Jones seeking clarity for England against All Blacks

Eddie Jones 1566174602

Jones told that the side will not start thinking about the World Cup until after next year's Six Nations tournament. And that was because the players knew there were things they still needed to do, including making the squad.

"We don't need to peak now, and we don't need to peak before. We need to peak for the final on November 2, and that's the secret to a Rugby World Cup campaign," he said.

England will host the All Blacks at Twickenham on November 10 in a much-anticipated Test but he wouldn't be falling into the trap of taking the All Blacks on at their own game.

"New Zealand are the benchmark of international rugby and everyone attempts to copy them but you can't copy something. You have to come up with your own way of playing and particularly for the English, it's important we keep being English.

"That's not to say we can't evolve," he said.

England needed to have clarity in how it was going to play.

Thirty months into the job of coach he said he had always seen it as a four-year project.

"The first year was about establishing a foundation which I think we did reasonably well and we probably had more success than we were entitled to have.

"The second year was about making sure you have the foundation right and we did quite well.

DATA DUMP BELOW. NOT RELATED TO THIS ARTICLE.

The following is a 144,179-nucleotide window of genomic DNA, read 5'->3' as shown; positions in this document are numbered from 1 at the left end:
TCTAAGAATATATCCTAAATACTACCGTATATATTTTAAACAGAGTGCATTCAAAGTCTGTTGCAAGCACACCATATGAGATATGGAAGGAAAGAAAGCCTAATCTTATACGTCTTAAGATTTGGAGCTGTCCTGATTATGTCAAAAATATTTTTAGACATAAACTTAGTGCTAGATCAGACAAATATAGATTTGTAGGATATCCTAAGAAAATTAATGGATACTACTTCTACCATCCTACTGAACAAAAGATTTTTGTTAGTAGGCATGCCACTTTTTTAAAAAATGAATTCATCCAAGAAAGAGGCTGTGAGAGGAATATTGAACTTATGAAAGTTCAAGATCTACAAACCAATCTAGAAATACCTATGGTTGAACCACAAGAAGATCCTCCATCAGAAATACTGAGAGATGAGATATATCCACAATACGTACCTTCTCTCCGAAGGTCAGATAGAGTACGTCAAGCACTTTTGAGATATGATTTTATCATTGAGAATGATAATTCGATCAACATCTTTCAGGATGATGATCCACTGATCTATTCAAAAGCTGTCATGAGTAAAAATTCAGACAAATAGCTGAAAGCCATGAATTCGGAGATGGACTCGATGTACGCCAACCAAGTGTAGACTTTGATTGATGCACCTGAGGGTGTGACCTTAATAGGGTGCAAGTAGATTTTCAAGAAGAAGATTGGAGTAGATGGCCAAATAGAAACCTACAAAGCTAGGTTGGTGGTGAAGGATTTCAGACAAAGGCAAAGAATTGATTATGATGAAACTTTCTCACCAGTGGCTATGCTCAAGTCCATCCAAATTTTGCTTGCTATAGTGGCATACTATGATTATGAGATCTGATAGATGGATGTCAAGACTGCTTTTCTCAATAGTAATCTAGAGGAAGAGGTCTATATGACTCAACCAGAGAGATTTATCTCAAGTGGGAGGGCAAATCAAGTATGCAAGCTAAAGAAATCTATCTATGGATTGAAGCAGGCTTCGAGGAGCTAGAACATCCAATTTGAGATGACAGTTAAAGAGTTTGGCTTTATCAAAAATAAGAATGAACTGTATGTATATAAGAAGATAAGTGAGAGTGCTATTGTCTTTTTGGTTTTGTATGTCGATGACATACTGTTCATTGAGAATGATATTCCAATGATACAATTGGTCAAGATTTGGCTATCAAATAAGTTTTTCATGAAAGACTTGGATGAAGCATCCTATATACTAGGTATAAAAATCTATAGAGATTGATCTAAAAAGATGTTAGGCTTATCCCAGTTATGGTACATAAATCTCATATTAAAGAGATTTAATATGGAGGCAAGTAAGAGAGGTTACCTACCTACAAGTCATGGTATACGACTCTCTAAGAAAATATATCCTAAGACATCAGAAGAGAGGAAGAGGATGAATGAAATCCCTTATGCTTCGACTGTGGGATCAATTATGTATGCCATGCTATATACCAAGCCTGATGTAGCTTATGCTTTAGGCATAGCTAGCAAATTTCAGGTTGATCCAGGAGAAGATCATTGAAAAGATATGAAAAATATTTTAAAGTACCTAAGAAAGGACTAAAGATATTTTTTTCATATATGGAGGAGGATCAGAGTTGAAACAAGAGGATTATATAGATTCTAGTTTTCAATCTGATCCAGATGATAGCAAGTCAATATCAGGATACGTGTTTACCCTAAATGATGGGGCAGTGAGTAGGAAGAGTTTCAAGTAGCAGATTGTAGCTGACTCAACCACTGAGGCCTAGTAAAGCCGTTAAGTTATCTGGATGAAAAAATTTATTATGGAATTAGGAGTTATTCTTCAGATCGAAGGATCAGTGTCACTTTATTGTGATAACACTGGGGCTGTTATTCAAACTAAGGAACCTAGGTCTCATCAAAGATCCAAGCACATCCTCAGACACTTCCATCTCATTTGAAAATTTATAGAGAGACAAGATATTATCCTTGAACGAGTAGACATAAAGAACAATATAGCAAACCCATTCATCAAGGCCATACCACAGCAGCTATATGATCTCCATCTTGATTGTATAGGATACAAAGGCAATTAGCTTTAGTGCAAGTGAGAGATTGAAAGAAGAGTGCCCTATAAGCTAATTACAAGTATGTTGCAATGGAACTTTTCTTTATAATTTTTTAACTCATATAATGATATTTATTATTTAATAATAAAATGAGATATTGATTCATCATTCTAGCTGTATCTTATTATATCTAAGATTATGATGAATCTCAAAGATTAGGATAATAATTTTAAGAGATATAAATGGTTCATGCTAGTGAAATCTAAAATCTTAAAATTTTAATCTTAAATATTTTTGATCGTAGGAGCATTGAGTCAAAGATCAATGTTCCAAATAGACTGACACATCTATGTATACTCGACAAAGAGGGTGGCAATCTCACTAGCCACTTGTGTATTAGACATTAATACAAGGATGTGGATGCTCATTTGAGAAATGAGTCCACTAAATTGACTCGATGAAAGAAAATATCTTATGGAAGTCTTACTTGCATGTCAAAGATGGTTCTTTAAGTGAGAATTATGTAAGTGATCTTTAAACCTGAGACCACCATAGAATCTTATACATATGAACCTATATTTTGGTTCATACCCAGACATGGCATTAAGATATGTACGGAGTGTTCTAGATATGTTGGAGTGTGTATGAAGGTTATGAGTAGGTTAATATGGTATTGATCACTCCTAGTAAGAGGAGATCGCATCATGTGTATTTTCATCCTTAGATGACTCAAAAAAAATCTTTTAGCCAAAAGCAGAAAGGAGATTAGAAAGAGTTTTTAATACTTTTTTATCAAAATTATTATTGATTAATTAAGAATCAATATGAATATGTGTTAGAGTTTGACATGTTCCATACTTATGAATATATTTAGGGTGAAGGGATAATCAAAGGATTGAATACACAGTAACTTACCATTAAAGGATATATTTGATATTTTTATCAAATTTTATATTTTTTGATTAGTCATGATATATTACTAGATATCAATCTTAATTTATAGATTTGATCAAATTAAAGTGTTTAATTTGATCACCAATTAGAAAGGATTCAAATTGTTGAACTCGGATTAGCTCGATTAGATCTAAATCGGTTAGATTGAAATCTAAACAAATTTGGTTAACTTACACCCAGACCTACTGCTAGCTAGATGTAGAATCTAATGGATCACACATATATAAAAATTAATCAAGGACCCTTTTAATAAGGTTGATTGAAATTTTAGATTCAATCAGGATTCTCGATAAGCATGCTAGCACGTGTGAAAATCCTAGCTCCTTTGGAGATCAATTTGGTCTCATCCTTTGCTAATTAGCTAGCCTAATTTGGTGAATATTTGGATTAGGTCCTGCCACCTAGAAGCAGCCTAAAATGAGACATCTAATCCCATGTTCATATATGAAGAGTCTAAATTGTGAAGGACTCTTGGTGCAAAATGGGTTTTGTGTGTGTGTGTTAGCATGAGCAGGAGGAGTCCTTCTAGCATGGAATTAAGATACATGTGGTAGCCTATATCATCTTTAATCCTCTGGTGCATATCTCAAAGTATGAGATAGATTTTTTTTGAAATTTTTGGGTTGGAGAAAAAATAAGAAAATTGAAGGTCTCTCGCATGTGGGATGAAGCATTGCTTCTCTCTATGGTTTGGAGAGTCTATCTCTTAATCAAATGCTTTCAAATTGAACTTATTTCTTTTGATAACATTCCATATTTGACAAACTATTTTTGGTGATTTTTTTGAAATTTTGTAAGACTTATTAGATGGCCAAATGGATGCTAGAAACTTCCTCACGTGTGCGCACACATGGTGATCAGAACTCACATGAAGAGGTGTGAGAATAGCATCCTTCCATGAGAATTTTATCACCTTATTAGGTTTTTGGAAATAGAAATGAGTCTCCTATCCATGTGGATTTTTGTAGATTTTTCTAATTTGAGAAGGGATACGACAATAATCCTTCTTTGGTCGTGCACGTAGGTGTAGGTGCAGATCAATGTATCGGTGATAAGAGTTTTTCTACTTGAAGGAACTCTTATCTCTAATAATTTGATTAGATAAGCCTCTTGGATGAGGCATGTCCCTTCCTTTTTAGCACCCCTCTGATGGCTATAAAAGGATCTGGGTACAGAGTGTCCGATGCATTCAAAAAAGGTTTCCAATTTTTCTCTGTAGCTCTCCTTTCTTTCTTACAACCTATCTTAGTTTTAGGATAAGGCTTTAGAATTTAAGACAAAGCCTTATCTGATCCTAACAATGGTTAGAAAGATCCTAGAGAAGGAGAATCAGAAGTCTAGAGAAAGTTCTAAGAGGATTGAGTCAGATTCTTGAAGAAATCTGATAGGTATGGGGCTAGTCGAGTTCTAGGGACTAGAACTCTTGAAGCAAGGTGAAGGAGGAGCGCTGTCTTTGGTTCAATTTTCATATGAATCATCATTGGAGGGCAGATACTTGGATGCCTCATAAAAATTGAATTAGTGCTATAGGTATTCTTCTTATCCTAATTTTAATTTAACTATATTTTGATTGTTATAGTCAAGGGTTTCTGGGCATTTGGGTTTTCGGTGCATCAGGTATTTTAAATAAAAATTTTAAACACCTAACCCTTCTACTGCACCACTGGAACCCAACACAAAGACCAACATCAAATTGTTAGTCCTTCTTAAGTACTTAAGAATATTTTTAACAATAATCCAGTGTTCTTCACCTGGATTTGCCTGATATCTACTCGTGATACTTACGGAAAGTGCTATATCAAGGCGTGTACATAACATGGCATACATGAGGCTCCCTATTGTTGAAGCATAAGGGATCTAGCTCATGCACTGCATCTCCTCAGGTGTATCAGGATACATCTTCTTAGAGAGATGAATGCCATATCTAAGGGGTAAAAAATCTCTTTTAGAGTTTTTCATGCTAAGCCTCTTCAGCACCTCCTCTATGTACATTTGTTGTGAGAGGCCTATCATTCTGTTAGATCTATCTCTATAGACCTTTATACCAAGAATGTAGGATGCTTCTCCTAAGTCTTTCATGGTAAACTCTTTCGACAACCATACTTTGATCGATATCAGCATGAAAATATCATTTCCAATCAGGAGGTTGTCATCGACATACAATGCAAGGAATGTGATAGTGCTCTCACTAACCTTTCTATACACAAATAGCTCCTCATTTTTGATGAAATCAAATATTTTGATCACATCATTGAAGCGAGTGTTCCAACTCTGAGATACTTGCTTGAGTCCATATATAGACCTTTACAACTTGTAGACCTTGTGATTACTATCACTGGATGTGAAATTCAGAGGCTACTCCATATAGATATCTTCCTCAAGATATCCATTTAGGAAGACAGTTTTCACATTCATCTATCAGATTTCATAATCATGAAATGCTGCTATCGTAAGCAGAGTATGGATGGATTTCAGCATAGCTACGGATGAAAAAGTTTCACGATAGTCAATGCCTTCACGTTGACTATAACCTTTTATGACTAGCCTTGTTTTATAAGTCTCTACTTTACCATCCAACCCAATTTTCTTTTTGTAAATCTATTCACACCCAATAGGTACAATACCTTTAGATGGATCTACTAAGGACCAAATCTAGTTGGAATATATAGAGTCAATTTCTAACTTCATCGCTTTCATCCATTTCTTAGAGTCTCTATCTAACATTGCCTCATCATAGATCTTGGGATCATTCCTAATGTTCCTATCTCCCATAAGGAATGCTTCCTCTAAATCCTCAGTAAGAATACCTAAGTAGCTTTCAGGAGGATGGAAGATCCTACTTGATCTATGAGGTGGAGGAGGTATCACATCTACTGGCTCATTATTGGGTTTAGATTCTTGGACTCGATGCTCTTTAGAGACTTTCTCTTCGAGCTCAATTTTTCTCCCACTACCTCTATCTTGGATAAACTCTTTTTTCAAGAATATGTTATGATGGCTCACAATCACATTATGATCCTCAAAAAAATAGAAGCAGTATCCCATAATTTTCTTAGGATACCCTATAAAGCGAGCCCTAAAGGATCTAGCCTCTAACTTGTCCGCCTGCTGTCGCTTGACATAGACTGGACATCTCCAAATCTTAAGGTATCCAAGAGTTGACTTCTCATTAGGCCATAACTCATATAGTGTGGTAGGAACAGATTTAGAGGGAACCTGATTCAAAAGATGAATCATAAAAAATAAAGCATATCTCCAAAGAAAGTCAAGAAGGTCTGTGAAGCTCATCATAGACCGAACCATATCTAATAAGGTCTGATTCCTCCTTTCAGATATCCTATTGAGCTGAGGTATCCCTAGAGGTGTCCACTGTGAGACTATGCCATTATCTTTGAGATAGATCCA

"The third year is always the most difficult year as you have got to make changes, as some of the team you have had for the first two years may be at the end of their careers, so you have to regenerate the team and, as we've found, there is some pain involved in that.

"Winning is not a straight line, but I think we're in a great position," he said.

Jones said that former Prime Minister Paul Keating had provided an early idea for him in coaching. Keating had written, "Whenever you are starting out on a career go and find the people who are about to retire because they will tell you everything."

That was because they had nothing to hide and they wanted to share, so Jones said he had consistently talked to coaches who had been in the game a long time and who were towards the end of their careers.

"I'm getting to the stage now where people are coming to me. I've always shared my information, I've never hidden it and that makes you more urgent to find new ways of doing things," he said.

Jones said that during his time coaching in Japan, before his England appointment, the biggest influence on him was football coach Pep Guardiola, now coaching Manchester City in England's Premier League. Guardiola's approach to beating bigger teams had been helpful in Jones plotting a way for the Japan side to be more competitive, culminating in the triumph over South Africa at the 2015 World Cup.

Eddie Jones 1566174602


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